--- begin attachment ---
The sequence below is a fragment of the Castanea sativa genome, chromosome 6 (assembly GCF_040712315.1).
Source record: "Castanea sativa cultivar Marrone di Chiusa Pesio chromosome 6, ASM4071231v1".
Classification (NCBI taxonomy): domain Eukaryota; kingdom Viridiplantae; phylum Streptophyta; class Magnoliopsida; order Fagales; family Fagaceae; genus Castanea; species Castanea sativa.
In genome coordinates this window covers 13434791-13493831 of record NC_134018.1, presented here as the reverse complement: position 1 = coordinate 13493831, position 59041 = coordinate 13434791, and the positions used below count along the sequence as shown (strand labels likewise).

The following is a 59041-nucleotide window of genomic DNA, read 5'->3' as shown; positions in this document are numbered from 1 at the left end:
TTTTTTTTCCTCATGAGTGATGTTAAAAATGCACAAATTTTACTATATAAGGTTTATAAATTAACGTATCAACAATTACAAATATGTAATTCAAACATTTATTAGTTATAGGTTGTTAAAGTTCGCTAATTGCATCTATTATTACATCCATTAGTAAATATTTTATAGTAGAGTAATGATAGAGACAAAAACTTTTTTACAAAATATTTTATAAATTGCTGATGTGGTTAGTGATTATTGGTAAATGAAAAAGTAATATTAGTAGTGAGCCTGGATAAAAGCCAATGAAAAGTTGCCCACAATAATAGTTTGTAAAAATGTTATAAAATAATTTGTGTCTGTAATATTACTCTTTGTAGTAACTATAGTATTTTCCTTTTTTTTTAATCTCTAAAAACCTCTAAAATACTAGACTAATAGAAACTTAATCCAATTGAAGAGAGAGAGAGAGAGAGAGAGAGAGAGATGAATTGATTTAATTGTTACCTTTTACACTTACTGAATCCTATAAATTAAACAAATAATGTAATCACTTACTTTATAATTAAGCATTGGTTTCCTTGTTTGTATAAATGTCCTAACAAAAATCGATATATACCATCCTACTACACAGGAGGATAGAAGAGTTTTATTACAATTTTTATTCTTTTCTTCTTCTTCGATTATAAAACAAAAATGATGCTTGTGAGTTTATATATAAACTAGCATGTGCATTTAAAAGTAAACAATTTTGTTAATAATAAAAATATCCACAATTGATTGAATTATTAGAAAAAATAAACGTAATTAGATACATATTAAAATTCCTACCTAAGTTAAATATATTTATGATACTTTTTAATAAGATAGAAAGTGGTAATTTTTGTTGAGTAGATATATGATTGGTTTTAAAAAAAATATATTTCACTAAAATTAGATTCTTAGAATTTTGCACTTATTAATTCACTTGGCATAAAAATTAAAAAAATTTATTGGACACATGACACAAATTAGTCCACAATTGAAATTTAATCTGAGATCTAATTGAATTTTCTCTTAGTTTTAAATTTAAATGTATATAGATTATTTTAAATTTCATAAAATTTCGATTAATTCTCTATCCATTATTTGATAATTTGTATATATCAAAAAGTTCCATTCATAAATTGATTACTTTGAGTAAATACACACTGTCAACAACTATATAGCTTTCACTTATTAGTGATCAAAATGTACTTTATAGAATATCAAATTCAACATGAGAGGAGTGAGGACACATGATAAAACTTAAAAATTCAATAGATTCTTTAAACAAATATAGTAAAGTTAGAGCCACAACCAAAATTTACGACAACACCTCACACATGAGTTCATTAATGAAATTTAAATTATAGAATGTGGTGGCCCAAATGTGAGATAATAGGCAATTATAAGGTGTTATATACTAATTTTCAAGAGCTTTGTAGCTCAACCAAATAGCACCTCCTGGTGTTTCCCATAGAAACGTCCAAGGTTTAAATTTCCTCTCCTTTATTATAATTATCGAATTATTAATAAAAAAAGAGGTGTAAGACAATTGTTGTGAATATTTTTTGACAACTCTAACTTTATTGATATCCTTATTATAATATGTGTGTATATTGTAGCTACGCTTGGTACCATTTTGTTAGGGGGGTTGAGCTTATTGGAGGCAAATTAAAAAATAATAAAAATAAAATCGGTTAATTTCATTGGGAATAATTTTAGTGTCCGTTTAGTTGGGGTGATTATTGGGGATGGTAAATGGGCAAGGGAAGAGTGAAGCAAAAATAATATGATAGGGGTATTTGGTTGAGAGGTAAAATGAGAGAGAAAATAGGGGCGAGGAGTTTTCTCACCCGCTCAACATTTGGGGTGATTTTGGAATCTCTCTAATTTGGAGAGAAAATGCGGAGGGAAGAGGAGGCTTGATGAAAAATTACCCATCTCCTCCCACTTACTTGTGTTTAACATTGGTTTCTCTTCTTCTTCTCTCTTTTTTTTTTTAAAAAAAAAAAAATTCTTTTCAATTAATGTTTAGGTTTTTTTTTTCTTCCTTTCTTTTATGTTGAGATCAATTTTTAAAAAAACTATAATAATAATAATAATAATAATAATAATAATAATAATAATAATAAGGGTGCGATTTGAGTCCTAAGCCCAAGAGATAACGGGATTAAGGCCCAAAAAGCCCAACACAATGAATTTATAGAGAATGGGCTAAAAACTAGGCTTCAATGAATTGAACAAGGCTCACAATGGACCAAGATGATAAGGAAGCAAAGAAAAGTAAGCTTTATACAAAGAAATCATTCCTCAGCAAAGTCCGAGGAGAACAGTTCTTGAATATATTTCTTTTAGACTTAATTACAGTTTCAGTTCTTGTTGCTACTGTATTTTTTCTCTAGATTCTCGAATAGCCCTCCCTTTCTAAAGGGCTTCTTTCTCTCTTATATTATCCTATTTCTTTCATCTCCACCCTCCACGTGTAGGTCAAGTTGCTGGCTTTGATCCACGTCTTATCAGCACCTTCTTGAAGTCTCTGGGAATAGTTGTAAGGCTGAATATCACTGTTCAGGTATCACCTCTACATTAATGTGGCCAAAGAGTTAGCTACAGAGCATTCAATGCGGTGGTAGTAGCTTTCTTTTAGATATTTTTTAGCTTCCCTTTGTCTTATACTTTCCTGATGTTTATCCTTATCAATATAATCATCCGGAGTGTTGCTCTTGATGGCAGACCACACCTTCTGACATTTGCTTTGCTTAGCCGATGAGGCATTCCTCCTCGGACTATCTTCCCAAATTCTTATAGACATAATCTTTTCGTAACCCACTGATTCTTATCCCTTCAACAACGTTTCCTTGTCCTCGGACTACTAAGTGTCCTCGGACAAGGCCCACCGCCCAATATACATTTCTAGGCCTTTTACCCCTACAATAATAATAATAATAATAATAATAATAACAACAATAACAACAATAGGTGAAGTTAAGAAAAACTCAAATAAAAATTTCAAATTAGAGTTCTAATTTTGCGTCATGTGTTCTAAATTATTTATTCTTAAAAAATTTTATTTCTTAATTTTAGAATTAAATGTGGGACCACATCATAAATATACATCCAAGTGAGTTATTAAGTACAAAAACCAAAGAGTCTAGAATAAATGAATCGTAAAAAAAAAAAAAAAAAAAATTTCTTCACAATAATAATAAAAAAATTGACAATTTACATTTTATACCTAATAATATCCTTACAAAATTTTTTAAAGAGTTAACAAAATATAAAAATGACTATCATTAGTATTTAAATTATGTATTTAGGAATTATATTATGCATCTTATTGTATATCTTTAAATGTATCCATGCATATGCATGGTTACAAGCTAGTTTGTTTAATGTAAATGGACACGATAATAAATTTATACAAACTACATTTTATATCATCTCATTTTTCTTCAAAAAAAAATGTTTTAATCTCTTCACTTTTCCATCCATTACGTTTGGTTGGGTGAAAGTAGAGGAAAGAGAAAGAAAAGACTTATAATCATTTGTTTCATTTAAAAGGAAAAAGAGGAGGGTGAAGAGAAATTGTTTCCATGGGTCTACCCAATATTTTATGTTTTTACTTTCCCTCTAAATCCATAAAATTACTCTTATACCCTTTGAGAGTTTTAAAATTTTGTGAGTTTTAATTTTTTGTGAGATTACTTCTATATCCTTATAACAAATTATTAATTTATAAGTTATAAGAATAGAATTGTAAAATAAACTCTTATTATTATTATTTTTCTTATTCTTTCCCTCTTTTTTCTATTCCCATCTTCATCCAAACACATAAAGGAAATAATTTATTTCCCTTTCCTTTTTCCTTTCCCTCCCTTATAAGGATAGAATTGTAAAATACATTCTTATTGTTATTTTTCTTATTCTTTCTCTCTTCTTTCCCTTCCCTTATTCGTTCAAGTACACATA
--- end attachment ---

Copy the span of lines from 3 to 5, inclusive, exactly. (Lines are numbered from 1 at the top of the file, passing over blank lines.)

Classification (NCBI taxonomy): domain Eukaryota; kingdom Viridiplantae; phylum Streptophyta; class Magnoliopsida; order Fagales; family Fagaceae; genus Castanea; species Castanea sativa.
In genome coordinates this window covers 13434791-13493831 of record NC_134018.1, presented here as the reverse complement: position 1 = coordinate 13493831, position 59041 = coordinate 13434791, and the positions used below count along the sequence as shown (strand labels likewise).

The following is a 59041-nucleotide window of genomic DNA, read 5'->3' as shown; positions in this document are numbered from 1 at the left end: